If you're making rock candy or something that is supposed to end up crisp, like toffee, the rules about "don't stir the syrup, swirl only, wet down the sides with a paper towel" apply. Since this is supposed to end up a little chewy AND there's corn syrup in there to help stabilize the sugar, I think it's okay to stir it around as you please. At least, I can tell you that we stirred freely and nothing bad happened. That said, it does not need constant stirring. You can just let it ride until it reaches the appropriate temperature.
While the sugar bubbles, as it gets close, I like to go ahead and whip up the whites. They will deflate if you let them sit, so there's no point in whipping them too early. But, also, there's no harm in "refreshing" them with more whipping, so... it's not exactly a science. You're shooting for firm peaks. I also like to add a pinch of salt to the whites for both flavor and stability reasons.
These aren't quite ready.
When the syrup has reached 260° and the whites are whipped up properly, you're ready to combine the two. This is a very dangerous step! The hot syrup must be poured onto the whites as they're being whipped at a high speed. Do this carefully, slowly, steadily, and do this with someone else in the room just in case disaster strikes.
Edwin did the pouring. I hovered helpfully and took blurry photos.
The syrup will, inevitably, splash onto the sides of the bowl above the egg whites. Don't stop to scrape it down! Just keep going! It's important to slowly stream the syrup into the whites at a steady pace, while it's still hot.
Action shot.
Once the syrup has all been added, you whip whip whip on high speed for ten minutes or so. For most of this time, it will be a lovely sticky shiny marshmallow mess. 

When it's almost done, you can add the vanilla. You know it is finished when:
  • the mixture is super thick 
  • your Serious Business professional series mixer is worn out and making weird clicky noises
  • the candy is significantly less glossy 
  • it holds its shape when you stop the mixer 
Take heart: I find this usually happens right when you are completely sick of waiting and you're convinced it won't come together. I didn't get a shot of this "finished whipping" stage because things happen quickly at that point. But I did get a shot of the whisk, which shows you about what divinity looks like when it is finished...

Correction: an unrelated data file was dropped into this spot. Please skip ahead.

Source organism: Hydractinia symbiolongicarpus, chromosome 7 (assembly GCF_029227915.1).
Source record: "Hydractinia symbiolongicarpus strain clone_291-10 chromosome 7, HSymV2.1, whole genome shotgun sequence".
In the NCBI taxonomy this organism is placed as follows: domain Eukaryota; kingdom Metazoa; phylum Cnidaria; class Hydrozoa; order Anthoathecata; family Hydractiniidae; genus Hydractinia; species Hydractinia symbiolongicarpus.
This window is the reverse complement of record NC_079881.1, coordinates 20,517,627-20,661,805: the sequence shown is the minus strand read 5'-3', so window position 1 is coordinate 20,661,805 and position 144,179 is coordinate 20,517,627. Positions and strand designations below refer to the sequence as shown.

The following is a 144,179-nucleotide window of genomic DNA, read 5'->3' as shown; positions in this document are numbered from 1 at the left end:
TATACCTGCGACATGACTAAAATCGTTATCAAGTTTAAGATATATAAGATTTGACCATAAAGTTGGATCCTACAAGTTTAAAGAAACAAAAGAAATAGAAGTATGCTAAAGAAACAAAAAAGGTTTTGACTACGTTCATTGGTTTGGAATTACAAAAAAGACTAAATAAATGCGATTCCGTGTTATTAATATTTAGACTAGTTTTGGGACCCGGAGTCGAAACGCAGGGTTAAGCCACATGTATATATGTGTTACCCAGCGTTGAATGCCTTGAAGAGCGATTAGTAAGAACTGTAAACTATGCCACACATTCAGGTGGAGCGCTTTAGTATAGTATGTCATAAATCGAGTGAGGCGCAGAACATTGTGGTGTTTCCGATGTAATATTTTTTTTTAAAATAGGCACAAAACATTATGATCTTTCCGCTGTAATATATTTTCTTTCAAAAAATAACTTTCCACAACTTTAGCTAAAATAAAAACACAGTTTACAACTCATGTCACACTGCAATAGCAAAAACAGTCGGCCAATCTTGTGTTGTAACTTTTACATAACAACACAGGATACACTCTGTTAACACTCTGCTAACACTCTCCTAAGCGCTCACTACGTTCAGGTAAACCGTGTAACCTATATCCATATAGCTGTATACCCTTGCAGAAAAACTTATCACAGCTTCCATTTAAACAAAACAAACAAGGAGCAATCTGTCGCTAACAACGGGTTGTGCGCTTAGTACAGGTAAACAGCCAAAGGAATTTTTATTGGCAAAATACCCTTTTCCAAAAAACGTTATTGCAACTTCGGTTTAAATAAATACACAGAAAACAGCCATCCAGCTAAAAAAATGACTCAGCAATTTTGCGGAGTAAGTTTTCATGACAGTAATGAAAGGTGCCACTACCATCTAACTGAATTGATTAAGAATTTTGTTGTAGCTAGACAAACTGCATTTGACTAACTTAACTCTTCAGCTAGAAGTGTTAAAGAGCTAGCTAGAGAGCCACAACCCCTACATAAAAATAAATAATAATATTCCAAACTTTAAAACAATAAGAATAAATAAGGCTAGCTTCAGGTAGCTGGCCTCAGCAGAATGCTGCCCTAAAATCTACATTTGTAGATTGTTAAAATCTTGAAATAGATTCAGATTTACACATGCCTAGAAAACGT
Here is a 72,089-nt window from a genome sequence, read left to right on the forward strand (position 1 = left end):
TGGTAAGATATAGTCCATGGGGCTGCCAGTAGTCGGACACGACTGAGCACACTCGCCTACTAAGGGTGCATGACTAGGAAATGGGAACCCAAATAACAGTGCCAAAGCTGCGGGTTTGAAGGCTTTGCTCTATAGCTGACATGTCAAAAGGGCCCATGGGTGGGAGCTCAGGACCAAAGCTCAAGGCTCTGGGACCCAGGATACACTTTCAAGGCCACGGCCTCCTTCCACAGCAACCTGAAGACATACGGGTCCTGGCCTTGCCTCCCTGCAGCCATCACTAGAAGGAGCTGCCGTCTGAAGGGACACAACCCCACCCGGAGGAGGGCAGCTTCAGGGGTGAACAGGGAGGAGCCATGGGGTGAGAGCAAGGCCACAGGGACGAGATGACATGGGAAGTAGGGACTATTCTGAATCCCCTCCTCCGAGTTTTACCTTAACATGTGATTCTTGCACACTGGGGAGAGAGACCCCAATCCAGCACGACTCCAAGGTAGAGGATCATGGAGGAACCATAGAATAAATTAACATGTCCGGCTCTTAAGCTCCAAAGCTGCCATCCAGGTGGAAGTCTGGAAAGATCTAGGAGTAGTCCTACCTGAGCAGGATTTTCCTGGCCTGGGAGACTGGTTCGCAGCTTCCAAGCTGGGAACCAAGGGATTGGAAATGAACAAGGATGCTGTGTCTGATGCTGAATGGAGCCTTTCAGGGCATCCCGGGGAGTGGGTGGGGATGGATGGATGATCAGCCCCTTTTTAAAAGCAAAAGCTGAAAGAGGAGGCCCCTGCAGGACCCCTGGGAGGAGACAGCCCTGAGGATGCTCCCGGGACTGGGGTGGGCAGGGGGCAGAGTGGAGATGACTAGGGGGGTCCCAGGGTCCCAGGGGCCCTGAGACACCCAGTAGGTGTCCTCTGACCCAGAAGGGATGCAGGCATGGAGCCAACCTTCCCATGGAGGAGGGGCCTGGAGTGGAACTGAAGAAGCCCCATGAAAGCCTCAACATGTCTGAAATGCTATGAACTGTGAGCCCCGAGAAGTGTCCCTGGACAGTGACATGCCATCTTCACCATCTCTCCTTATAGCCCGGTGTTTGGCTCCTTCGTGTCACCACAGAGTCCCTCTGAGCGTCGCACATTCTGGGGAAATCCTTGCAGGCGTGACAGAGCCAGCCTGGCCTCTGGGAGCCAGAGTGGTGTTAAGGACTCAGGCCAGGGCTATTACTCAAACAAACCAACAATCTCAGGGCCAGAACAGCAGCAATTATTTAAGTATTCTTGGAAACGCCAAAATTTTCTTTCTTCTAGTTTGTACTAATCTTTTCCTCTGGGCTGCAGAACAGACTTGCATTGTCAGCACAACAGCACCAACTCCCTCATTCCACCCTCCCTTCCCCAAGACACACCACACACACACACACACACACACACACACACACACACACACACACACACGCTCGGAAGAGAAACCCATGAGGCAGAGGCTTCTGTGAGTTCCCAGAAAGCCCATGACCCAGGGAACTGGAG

See on the right, where someone sneakily pinched off a taste? It's quite solid. Almost circus peanut texture but waaaay more delicious.
Mix in the nuts by hand. (The mixer would have crushed them too severely; you want there to be noticeable shards of nuts in the final product.) Keep in mind: It's still hot! The bowl is hot! The whisk is hot! All quite treacherous. Keep your game face on.

Then, you have a couple of choices: you can scrape the candy into a greased 13" x 9" pan and spread it out into an even layer. Let it cool completely, then cut it into squares. OR you can use two spoons and drop it, cookie-dough style, onto a pan covered with parchment paper. We chose the latter. It hardens quickly, so no bathroom breaks!
It's messy business.
Just divine.
Soak the bowl in hot soapy water to re-dissolve all that sugar. 
And you're done! The candy is actually quite stable once it is fully cooled. As long as it doesn't get wet, it shouldn't be too sticky, and it won't melt unless it gets extremely hot. Like, microwave hot. These are terrific candidates for party favors since they're unusual, tasty, and so stable. I think they would look lovely in a decorative plastic bad and tied with a ribbon. But, I get ahead of myself. 

Stay tuned for Part Two: Chocolate Turtles.


  1. I love your blog and thanks for the candy! We got your package last week and have been sharing it with Shari's family from Wisconsin. Take care and love you!


    1. Hey Scott! So glad you all are enjoying it. Sorry if the turtles ended up looking weird... I'll post Part Two soon (tomorrow?) and in it I propose some, y'know, explanations.

  2. Thank-you! They are quite yummy, and we are really them enjoying plus the turtles. Turtles are also one of my favorites - the perfect combination of chocolate and nuts and caramel. I am so happy you are going to be my future daughter-in-law for many of reasons, of course, but turtles mmmmmmm.

  3. mmmmmmmmmmmmm those candies taste so good....what a fun Mother's Day gift! And how illuminating to see the step by step process with the photos. Yes, I know it also happened right in my kitchen in the past, but I feel I understand the process better now, having previously left the actually cooking to you, my dear, and stayed out of your capable way.
    Thanks again.